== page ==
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The concept of a scribing tool is fairly simple to understand and carry out. However, to achieve the level of professional cuts and scribe lines requires familiarizing yourself with the best scribing tool for metals available on the market.
Scribing involves the creation of a weak point on the material you will be working with, to help cleave or break it along that path. A few scribing projects may not focus on precision and merely breaking the substrate into manageable parts for further and accurate cleaving.
Nevertheless, ensuring successful scribing, requires comprehending the material/workpiece, how it would react to scribing and cleaving, and finally the tool best suited for the project.
The basics of scribing tools
Simple handheld tools, scribers come in various forms and shapes. To begin with, there are three basic types of scribing tools,
The pen-style scribers
These consist of the hand-held version of scribing tools which are pen-like with a sharpened or hardened tip at the working end. It is widely used to downsize large workpieces into manageable substrate sizes. A job that does not require a high level of precision.
Precision glass cutters
The precision scribers are the mid-level scribers, featuring either a diamond or carbide silicon wheel that scribes substrates placed on its steel base.
They work on materials from 12-16 inches with varying thicknesses. Each tool has a guard rail to ensure straight scribe lines and further simple accessories to make measuring faster and convenient.
This third category of scribing tools offers high-end precision with very little effort and usage of time. They are economical in multiple ways with a unique scribing process that marks scribe lines on the back of the workpiece rather than its front. Furthermore, the tool, with its integrated accessories, downsizes materials as small as 4 inches to an even smaller 1mm x 1mm size!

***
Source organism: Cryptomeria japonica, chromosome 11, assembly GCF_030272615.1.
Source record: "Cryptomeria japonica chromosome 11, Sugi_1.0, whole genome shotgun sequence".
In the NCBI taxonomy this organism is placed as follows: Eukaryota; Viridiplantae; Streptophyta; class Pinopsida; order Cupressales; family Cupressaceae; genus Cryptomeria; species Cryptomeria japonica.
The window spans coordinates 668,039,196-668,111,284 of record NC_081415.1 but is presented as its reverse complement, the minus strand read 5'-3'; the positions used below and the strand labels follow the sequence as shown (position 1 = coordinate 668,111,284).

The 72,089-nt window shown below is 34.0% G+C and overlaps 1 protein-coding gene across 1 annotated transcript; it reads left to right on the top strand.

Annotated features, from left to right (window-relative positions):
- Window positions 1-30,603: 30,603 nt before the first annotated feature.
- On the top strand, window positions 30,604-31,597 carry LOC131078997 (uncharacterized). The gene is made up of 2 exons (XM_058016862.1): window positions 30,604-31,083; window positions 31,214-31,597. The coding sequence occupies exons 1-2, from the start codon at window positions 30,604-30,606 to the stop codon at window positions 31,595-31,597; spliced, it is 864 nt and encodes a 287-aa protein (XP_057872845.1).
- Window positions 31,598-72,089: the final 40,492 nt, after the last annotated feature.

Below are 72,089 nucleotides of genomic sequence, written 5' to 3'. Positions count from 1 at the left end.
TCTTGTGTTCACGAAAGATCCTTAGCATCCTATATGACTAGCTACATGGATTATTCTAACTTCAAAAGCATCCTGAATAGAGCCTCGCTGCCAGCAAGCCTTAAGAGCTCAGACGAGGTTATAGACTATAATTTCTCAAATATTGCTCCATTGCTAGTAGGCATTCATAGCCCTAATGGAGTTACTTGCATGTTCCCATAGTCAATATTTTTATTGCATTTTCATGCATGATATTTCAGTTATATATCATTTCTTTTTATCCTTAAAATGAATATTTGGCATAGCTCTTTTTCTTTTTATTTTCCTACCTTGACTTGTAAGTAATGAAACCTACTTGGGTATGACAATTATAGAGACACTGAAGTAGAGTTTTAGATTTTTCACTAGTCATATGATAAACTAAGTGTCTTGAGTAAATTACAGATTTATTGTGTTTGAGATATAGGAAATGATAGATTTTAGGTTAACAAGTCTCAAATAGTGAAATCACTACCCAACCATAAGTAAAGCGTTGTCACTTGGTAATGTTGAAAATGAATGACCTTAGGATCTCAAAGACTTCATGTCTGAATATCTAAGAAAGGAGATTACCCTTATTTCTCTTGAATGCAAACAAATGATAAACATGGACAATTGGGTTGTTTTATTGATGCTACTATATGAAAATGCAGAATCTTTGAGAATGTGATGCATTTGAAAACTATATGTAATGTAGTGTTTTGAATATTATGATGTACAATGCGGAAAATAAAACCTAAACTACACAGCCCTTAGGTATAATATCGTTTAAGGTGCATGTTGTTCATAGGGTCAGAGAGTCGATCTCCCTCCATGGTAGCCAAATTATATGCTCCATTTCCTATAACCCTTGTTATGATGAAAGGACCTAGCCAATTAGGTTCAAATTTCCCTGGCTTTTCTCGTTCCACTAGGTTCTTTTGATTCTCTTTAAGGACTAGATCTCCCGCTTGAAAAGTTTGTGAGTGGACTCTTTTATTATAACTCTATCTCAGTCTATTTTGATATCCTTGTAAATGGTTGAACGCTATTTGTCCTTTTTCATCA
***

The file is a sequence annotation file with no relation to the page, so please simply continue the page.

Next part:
How scribing works
Scribing lines are made in two variants, a complete scribe line, and an initiation scribe line.
The complete scribe line
As the name suggests, the complete scribe line runs from one end of the substrate surface to the other end. When appropriate force is applied to the material, it breaks along this scribed line. Non-crystalline materials like coverslips, glass slides, and such, profit from complete scribing.
The initiation scribe line
Here, merely a short nick on the substrate surface serves as the breakpoint when cleaving. The initiation scribe line is made on a single edge of the substrate and is often preferred to examine defect-free edges in non-crystalline materials. However, it works best for crystalline substrates like silicon-based wafers.
Types of Scribing tools
Once you have the basics of scribing down pat, it becomes easier to understand which tool best suits your business requirements.
LatticeGear, a leading name in the industry, furnishes its insight into the types of scribers on demand in the market.
A scribing tool recently upgraded by LatticeGear, the FlexScribe offers clean operations, compatible with every cleanroom and laboratory. It can work with almost any non-crystalline and brittle substrate, addressing samples of 20mm to 5mm wafers.
Carbide cutter (general purpose)
Capable of cutting thin glasses (0.3-1.5mm) and thick glasses (0.3mm), the carbide cutter features a cutting wheel made of carbide. It is most compatible when working with crystalline materials and performs better than a diamond-edged cutting wheel.
With a simple and straightforward user interface, the FCA is best suited for panel scribing, trim installations, designing floors, cutting tiles, etc. It is widely known for its tight and accurately scribed circles in the 25-inch range.
Tamiya plastic scriber
A unique and much-loved plastic scribing tool, Tamiya is lauded for its durability and ability to make smooth markings. The blade comes with multiple cutting angles and edges, and also possesses retractibility that gets locked when in use. Not to forget the extra blade compartment making it a go-to plastic scriber for many customers.
Thingamajig scribing tool imperial
Employing a single-hand use, the Thingamajig imperial utilizes tungsten carbide blades for precision cutting. The heavy-weight is ideal to scribe painted items, timber, laminates, veneer, stone, soft metals, and more.
Scribing tools are plenty in the market, each with its defining features. There are always more factors to bear in mind when investing in the right scriber, starting from accuracy to parallel functionality, smoothness, particle contamination degree, and more.
If you still find it a challenge to pick the right one for your needs, get in touch with the experts at LatticeGear.